• Memory Mark – 1261
  • Disk Mark – 676
  • CD Mark – 482
  • 3D Graphics Mark – 420
  • Passmark Rating – 1442
Native BareMetal Win7 install HP 8460p

Native BareMetal Win7 install HP 8460p

XenClient 2.1 Installed VM (Win7 Ent x64 – No 3D enabled, single vCPU, 3GB RAM)

  • CPU Mark – 1379
  • 2D Graphics – 563
  • Memory Mark – 873
  • Disk Mark – 712
  • CD Mark – 545
  • 3D Graphics Mark – N/A
  • Passmark Rating – 1005
XenClient HP 8460p No 3D enabled, Single vCPU

XenClient HP 8460p No 3D enabled, Single vCPU

XenClient 2.1 Installed VM (Win7 Ent x64 – 3D enabled, single vCPU, 3GB RAM)

  • CPU Mark – 1511
  • 2D Graphics – 524
  • Memory Mark – 789
  • Disk Mark – 692
  • CD Mark – 439
  • 3D Graphics Mark – 152
  • Passmark Rating – 849
XenClient HP 8460p 3D enabled, Single vCPU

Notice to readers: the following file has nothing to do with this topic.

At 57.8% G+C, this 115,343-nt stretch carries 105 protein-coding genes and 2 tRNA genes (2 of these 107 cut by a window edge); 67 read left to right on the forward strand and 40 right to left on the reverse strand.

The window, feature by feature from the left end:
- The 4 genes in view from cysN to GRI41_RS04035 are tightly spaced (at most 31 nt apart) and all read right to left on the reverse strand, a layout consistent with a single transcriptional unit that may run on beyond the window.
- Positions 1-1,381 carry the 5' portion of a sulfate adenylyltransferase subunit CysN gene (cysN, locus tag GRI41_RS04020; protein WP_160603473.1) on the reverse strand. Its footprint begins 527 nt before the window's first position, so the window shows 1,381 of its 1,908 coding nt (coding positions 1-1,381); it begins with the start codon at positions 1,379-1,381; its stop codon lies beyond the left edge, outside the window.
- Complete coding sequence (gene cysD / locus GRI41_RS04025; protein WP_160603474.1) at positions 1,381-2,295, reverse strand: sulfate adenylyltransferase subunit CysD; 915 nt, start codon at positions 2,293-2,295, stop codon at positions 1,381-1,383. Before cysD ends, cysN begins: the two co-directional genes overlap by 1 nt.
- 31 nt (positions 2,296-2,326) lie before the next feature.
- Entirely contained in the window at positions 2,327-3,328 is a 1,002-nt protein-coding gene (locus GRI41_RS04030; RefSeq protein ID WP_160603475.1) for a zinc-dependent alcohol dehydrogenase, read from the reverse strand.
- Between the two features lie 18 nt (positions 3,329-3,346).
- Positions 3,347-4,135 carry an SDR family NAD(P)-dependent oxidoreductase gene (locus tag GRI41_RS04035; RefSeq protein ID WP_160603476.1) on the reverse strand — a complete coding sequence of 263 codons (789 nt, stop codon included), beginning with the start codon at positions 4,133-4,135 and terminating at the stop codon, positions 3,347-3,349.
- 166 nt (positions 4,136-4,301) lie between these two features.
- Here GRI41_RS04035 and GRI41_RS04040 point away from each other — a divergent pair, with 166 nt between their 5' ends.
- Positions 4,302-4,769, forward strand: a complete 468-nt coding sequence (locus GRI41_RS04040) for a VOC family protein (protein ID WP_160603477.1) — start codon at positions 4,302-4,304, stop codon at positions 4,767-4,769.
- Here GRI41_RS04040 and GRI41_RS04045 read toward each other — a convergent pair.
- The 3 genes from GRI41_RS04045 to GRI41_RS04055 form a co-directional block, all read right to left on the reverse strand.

XenClient HP 8460p 3D enabled, Single vCPU

XenClient 2.1 Installed VM (Win7 Ent x64 – 3D enabled, two vCPUs, 3GB RAM)

**Note at this time multiple vCPUs are not configurable in the GUI and must be done via command line. See the XenClient 2.1 release notes

XenClient_2_1_Release_Notes.pdf

I have detailed the better results of the two runs I did. Both results are listed below.

  • CPU Mark – 2951
  • 2D Graphics – 480
  • Memory Mark – 852
  • Disk Mark – 722
  • CD Mark – 453
  • 3D Graphics Mark – 402
  • Passmark Rating – 1311
XenClient HP 8460p 3D enabled, Two vCPUs (Second Run)

XenClient HP 8460p 3D enabled, Two vCPUs (Second Run)

 

XenClient HP 8460p 3D enabled, Two vCPUs (First Run)

XenClient HP 8460p 3D enabled, Two vCPUs (First Run)

Sizing storage and hosts for Citrix Xendesktop and VMWare View